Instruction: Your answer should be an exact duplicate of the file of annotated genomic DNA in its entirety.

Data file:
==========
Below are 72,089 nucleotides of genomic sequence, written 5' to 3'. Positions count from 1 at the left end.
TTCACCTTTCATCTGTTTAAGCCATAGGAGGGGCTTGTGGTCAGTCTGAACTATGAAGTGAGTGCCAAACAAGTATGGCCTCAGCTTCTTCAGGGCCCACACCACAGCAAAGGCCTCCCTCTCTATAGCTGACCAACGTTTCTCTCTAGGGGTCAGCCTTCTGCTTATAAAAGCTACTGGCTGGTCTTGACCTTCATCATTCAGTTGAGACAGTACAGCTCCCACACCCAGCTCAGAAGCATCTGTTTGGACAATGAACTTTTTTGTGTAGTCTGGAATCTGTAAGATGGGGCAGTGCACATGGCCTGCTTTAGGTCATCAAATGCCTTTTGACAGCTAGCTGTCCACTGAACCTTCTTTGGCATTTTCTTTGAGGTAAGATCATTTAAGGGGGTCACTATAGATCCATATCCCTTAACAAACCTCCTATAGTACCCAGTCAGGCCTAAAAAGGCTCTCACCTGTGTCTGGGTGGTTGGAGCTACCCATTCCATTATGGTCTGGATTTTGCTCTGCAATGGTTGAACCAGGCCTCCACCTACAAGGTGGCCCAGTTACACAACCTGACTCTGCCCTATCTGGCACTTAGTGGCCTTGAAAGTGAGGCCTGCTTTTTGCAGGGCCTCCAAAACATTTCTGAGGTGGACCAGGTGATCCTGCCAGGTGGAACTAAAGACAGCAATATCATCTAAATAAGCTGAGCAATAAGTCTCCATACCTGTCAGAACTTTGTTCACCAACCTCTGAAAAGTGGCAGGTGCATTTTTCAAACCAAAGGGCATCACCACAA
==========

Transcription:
Below are 72,089 nucleotides of genomic sequence, written 5' to 3'. Positions count from 1 at the left end.
TTCACCTTTCATCTGTTTAAGCCATAGGAGGGGCTTGTGGTCAGTCTGAACTATGAAGTGAGTGCCAAACAAGTATGGCCTCAGCTTCTTCAGGGCCCACACCACAGCAAAGGCCTCCCTCTCTATAGCTGACCAACGTTTCTCTCTAGGGGTCAGCCTTCTGCTTATAAAAGCTACTGGCTGGTCTTGACCTTCATCATTCAGTTGAGACAGTACAGCTCCCACACCCAGCTCAGAAGCATCTGTTTGGACAATGAACTTTTTTGTGTAGTCTGGAATCTGTAAGATGGGGCAGTGCACATGGCCTGCTTTAGGTCATCAAATGCCTTTTGACAGCTAGCTGTCCACTGAACCTTCTTTGGCATTTTCTTTGAGGTAAGATCATTTAAGGGGGTCACTATAGATCCATATCCCTTAACAAACCTCCTATAGTACCCAGTCAGGCCTAAAAAGGCTCTCACCTGTGTCTGGGTGGTTGGAGCTACCCATTCCATTATGGTCTGGATTTTGCTCTGCAATGGTTGAACCAGGCCTCCACCTACAAGGTGGCCCAGTTACACAACCTGACTCTGCCCTATCTGGCACTTAGTGGCCTTGAAAGTGAGGCCTGCTTTTTGCAGGGCCTCCAAAACATTTCTGAGGTGGACCAGGTGATCCTGCCAGGTGGAACTAAAGACAGCAATATCATCTAAATAAGCTGAGCAATAAGTCTCCATACCTGTCAGAACTTTGTTCACCAACCTCTGAAAAGTGGCAGGTGCATTTTTCAAACCAAAGGGCATCACCACAA